Part 1 of 3: Defining SMART Goals for IEPs
It is estimated that about 5.8 million American school children, ages 6 to 21 receive special education through the federal Individuals with Disabilities Education Act (www.edweek.org). With this many children receiving special education based on Individualized Education Programs (IEPs), it is imperative for parents and service providers to understand the importance of a well written IEP.
A well-written IEP is used as a road map to drive a child’s specialized instruction for an entire year, so it’s important that your child has a clear, cohesive framework to ensure that s/he reaches the destination by, if not before, the end of the IEP period. In the words of psychologist, writer, and educator, Robert Mager, “If you’re not sure where you’re going, you’re liable to end up someplace else. If you don’t know where you’re going, the best made maps won’t help you get there.” (1)
SMART is an acronym for Specific, Measurable, Action-Based, Realistic and Relevant, and Time-Limited. A specific goal targets areas of academic achievement and functional performance. A measurable goal is observable. Action-based refers to goals that are stated in measurable terms with respect to direction of behavior, area and level of need, and level of attainment. Realistic and relevant goals address a child’s unique needs resulting from a disability (Wright & Wright, 2010). SMART goals provide a logical plan for success.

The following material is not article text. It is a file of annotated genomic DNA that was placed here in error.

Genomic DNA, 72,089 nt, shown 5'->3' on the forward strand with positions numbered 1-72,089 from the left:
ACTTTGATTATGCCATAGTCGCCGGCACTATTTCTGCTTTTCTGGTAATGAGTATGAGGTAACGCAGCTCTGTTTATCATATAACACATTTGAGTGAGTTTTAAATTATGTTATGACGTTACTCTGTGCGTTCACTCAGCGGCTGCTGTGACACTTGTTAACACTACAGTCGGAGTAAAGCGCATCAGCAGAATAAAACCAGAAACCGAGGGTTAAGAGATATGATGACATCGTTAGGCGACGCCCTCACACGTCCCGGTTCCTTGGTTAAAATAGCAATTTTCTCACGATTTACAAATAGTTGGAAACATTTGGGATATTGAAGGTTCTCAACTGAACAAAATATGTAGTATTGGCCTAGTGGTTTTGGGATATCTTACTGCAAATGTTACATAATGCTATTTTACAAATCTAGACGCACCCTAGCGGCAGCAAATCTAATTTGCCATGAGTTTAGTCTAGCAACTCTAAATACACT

I commonly hear parents say, “It doesn’t make sense… my child is receiving hours of service and yet s/he isn’t reading.” My response to this dilemma usually opens a conversation around the ‘right kind’ of service. In order for a special education intervention to be effective, it must be “the right kind and quality of instruction, delivered with the right level of intensity and duration to the right children at the right time.” (2)
This seems like an obvious assertion; however, data from the National Center for Education Statistics (NCES) is a stark reminder that students across the United States are struggling with mathematics and reading. National average scores from the 2013 National Assessment of Educational Progress (NAEP) (nces.ed.gov/nationsreportcard) reveal that 74% of the nation’s 12th-graders performed below the proficient level in mathematics and 62% performed below proficiency in reading.
With the increase in awareness and special education services, why are such high percentages of students scoring below proficient? This question inevitably loops back to the effectiveness of instruction, which begins with sound goals. I will take this idea a step further and add that in order for goals to be effective they need to be designed to treat the underlying deficit skills that are causing the manifestation of the disability; otherwise the disability is being managed, not treated.
The next edition will provide examples of ineffective IEP goals and examine the essential foundation for the development of a SMART IEP: a well written Student Strengths and Key Evaluation Results Summary.
(1) Wright, Peter W.D. & Pamela Darr (2010). From Emotions to Advocacy Second Edition. Wrighslaw: Special Education Law, 2nd Edition by Peter W.D. Wright and Pamela Darr Wright Library of Congress Cataloging-in-Publication Data
(2) Torgesen, J. K. (1998). Catch Them Before They Fall. American Educator /American Federation of Teachers, Spring Summer, 2-4.